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Root2Disease – The root of all evil

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Behind every dead tooth is a sick person – Information regarding the severe health risks caused by root-treated teeth

Many patients wish to maintain their own teeth instead of replacing them by prostheses. One possibility of tooth maintenance is root filling. But endodontically treated teeth are dead teeth. And even the best micro-endodontics, which we performed in our practice for many years, will hardly be capable of realising a completely bacteria-tight sealed root. Particularly the outside of the tooth root presents an insolvable problem for endodontics. 


Accessory side canals and the endo-paro connection via the dentinal tubules remain. The dead tooth, which once was an organ with its own nerve and blood supply, now remains in the oral cavity as a dead pillar. The dentinal tubule openings now become “mouse holes”, so to speak, where various different species of anaerobic pathogenic bacteria penetrate from the outer side of the root, thus decomposing the remaining organic tissue and releasing harmful metabolic products (toxins). These pathogenetic bacteria produce highly toxic and potentially carcinogenic hydrogen sulphide compounds (thioether/mercaptan) from the amino acids cysteine and methionine as by-products of the anaerobic metabolism process. These toxins can become the cause of multiple system and organ disorders by means of irreversible inhibition at the active centre of many vital endogenous enzymes. The inhibition of vital enzymes in the respiration chain of the mitochondria has been proven in vitro. These bacteria and many others, including their toxins, are released into the lymphatic system of the surrounding tissue during each chewing process. From here, they enter into the blood circulation system (focal infection) and hence into the entire body.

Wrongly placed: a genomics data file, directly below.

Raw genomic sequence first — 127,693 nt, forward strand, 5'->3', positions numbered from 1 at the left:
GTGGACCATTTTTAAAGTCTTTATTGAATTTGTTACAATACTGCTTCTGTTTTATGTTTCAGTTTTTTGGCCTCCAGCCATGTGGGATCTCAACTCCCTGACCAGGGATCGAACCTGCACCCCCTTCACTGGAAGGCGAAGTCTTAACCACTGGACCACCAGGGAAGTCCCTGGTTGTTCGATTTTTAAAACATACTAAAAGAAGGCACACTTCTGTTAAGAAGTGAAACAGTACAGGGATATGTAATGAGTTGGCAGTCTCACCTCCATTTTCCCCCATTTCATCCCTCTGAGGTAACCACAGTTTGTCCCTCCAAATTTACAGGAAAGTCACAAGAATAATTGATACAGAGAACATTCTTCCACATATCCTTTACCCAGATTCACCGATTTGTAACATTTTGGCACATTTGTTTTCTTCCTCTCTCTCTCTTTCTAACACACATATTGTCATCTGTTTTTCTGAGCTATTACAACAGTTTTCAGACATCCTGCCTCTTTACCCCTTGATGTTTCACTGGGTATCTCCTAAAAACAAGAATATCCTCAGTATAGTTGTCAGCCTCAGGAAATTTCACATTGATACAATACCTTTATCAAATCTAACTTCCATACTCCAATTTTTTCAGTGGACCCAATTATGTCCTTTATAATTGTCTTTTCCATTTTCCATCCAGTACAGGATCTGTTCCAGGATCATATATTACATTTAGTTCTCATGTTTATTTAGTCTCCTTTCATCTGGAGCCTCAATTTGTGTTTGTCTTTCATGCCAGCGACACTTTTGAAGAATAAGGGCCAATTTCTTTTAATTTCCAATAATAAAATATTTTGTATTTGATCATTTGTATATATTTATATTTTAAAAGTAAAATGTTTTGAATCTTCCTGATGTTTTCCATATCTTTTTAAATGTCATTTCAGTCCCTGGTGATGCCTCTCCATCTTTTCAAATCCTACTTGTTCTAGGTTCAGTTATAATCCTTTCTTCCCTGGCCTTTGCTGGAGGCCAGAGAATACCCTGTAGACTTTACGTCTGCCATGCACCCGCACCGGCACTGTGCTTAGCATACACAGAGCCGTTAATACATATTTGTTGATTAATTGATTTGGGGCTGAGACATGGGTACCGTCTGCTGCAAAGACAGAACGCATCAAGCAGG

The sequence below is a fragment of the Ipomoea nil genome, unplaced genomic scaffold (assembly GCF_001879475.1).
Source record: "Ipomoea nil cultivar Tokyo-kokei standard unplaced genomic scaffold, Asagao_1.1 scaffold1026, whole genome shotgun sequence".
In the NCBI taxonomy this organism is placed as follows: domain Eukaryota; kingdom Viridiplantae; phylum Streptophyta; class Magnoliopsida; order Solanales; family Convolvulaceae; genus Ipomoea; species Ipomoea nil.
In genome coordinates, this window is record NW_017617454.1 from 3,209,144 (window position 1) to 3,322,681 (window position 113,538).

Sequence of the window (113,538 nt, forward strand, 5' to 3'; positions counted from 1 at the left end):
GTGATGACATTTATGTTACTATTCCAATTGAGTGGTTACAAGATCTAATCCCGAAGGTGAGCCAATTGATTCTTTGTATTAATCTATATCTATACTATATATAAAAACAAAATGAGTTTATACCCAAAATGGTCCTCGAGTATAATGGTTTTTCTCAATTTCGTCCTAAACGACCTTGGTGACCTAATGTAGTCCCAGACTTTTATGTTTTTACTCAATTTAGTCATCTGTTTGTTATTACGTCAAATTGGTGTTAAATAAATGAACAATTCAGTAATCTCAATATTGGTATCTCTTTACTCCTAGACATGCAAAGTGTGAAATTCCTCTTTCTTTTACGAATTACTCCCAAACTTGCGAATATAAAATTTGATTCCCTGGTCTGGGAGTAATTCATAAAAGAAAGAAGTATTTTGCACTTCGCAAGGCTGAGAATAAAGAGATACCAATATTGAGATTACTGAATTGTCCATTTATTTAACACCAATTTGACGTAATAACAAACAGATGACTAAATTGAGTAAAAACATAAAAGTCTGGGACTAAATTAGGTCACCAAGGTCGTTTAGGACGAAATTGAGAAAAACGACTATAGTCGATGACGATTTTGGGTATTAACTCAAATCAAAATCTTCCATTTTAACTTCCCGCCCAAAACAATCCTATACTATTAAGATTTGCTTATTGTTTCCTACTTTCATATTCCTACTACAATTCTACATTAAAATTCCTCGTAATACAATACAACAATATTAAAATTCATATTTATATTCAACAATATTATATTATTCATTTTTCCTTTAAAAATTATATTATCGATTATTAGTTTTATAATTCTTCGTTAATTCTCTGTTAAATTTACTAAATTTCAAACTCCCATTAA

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Dentinal tubules, enlarged

Which bacteria lurk in a dead tooth?

In a survey by Siqueira et al., micro-organisms were found in all endodontically treated teeth with apical inflammation, which suggests the suspicion of a chronic infection. Richardson et al. proved the presence of 75 different bacteria strains in endodontically treated teeth with apical osteitis. Enterococcus faecalis, capnocytophaga ochracea, fusobacterium nucleatum, leptotrichia buccalis, gemella morbillorum and porphyromonas gingivalis are found particularly frequently in and around dead teeth. Four of these species affect the heart, three the neural system, two the kidneys and brain, and one the maxillary sinus. If an X-ray indicates inflammation of the root tip, the failure rate of root treatment due to the chronic infection is substantially increased.

Immune response

The vital, healthy pulp and therefore the immune system play a decisive role in our resistance to these germs. The chronic infection arising from the bacterial colonisation frequently develops into chronic inflammation of the surrounding tissue; the immune system is permanently activated. The macrophages activated as part of the unspecific immune reaction release so-called inflammatory mediators (TNF-alpha, IL-1, growth factors, prostaglandins (PGE2) and leukotrienes), which circulate in the bloodstream. These inflammatory mediators encourage the development or worsening of chronic inflammations and autoimmune disorders. In addition, T-lymphocytes are stimulated, which in turn produce TNF-beta, which is suspected of having a positive effect on the development of chronic inflammation and carcinogenic diseases. TNF-beta verifiably increases the risk of developing postmenopausal breast cancer. T. Rau from the Paracelsus Klinik was able to prove a distinct connection between breast cancer and teeth. More than 96 % of breast cancer patients had endodontically treated teeth in one or several teeth of the breast/stomach meridian.


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